The mysteries surrounding Stonehenge have baffled scientists for a very long time. Who built them? Why were they built? How did they even manage to get the stones to the spot? Aliens? Druid priests? All of these questions have been burning holes into peoples brains for centuries.
Teams of archaeologists from the universities of Sheffield, Manchester, Southampton, Bournemouth and University College London have all been working on the project for well over 10 years now. They used a combination of the Stonehenge site itself and their extensive knowledge of the time period in general to piece together a hypothesis.
“When Stonehenge was built, there was a growing island-wide culture – the same styles of houses, pottery and other material forms were used from Orkney to the south coast. This was very different to the regionalism of previous centuries,” Prof Mike Parker Pearson from Sheffield University explained to the Register.
The stones, according to researchers, were put in place by communities as a gesture of the unification of farming communities who decided to lay down their arms and make peace.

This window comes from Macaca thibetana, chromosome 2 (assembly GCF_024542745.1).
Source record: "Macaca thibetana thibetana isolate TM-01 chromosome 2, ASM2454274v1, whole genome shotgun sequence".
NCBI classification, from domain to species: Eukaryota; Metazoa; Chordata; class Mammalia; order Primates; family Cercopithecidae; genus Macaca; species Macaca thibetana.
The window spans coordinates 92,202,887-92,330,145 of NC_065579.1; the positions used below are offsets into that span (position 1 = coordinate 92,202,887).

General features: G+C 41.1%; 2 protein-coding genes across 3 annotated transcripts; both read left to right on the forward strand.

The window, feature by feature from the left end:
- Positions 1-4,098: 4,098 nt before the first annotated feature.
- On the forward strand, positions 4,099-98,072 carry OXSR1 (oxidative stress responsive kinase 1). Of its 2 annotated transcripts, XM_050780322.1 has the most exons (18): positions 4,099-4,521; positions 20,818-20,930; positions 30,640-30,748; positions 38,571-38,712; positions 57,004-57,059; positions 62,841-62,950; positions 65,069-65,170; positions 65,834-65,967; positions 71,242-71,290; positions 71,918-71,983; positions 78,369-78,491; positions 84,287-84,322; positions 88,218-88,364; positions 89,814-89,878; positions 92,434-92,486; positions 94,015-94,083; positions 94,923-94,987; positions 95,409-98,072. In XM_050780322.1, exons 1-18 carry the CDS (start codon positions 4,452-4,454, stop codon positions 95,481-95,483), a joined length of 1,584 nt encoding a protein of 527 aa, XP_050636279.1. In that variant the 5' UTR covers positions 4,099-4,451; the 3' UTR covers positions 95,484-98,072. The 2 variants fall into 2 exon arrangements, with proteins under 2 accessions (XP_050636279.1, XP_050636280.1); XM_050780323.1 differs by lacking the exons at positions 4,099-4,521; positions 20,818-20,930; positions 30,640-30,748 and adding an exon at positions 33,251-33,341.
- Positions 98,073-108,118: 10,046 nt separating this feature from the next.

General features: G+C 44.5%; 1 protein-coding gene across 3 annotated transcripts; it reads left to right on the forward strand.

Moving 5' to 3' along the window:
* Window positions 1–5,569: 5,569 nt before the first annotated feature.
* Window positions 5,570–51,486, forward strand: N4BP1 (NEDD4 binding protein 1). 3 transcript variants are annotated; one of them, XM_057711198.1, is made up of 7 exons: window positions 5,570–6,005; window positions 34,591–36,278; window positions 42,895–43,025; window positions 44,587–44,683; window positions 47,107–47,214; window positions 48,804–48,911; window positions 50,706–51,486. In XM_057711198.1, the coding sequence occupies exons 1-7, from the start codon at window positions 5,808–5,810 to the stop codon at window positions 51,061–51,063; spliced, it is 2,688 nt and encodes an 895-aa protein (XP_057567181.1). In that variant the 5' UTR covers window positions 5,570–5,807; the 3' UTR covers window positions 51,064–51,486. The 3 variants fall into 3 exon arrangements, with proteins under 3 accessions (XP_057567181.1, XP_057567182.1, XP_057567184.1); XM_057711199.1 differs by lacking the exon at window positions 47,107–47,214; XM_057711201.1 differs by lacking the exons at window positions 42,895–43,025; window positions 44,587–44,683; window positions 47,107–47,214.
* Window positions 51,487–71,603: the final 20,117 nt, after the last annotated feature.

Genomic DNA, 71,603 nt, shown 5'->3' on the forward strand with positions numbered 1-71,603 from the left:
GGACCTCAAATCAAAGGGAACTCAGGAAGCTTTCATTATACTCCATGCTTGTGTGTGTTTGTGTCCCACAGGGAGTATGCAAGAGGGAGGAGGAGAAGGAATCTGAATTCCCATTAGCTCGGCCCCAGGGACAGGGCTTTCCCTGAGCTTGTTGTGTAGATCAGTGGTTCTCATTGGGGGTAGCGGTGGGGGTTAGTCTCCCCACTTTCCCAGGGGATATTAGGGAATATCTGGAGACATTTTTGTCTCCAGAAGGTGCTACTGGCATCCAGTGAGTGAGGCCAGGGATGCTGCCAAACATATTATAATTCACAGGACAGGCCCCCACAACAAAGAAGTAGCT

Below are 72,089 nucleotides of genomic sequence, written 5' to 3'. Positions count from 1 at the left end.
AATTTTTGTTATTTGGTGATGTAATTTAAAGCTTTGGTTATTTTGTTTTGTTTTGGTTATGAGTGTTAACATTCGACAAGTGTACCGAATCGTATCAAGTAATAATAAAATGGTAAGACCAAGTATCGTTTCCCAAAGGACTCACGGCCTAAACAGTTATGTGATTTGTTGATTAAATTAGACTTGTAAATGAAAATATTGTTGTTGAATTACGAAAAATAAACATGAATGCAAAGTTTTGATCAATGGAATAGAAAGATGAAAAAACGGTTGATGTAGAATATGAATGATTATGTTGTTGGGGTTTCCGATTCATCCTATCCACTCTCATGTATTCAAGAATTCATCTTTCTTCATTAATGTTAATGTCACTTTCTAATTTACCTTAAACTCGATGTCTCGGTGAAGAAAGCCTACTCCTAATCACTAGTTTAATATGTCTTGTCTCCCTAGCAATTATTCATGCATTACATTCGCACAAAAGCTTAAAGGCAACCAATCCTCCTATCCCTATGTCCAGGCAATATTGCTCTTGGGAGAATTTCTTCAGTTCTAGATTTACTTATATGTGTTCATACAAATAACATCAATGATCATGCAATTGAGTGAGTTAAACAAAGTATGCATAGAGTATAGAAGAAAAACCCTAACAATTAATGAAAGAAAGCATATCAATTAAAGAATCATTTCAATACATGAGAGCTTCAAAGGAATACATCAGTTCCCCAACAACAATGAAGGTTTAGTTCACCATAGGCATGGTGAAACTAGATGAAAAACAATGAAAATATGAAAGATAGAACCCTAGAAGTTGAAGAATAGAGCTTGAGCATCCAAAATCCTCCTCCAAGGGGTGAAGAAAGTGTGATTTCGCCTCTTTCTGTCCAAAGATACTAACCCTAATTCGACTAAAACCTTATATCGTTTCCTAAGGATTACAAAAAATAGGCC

The undertaking wasn’t an easy one though. As Prof Pearson explained, “Stonehenge itself was a massive undertaking, requiring the labour of thousands to move stones from as far away as west Wales, shaping them and erecting them. Just the work itself, requiring everyone literally to pull together, would have been an act of unification.”
They also have answers as to why the stones are arranged the way they are. The researches believe that the eight stones stand for different groups of Britain’s earliest farming communities. And that the area that they decided to build Stonehenge wasn’t a mistake either. “The solstice-aligned avenue sits on a series of natural landforms that, by chance, form an axis between the directions of midsummer sunrise and midwinter sunset.”
The place already had some sort of significance to the farmers, “this might explain why there are eight monuments in the Stonehenge area with solstitial alignments, a number unmatched anywhere else. Perhaps they saw this place as the centre of the world,” Prof Pearson wondered.
How they got the monolithic stones to the site is another story though. This has been pondered upon for a while. The stones are thousands of pounds and some are believed to have been moved from as far away as west Wales. The same issue has come up at Easter Island and they may have solved the problem by “walking” the stones. Here is the video: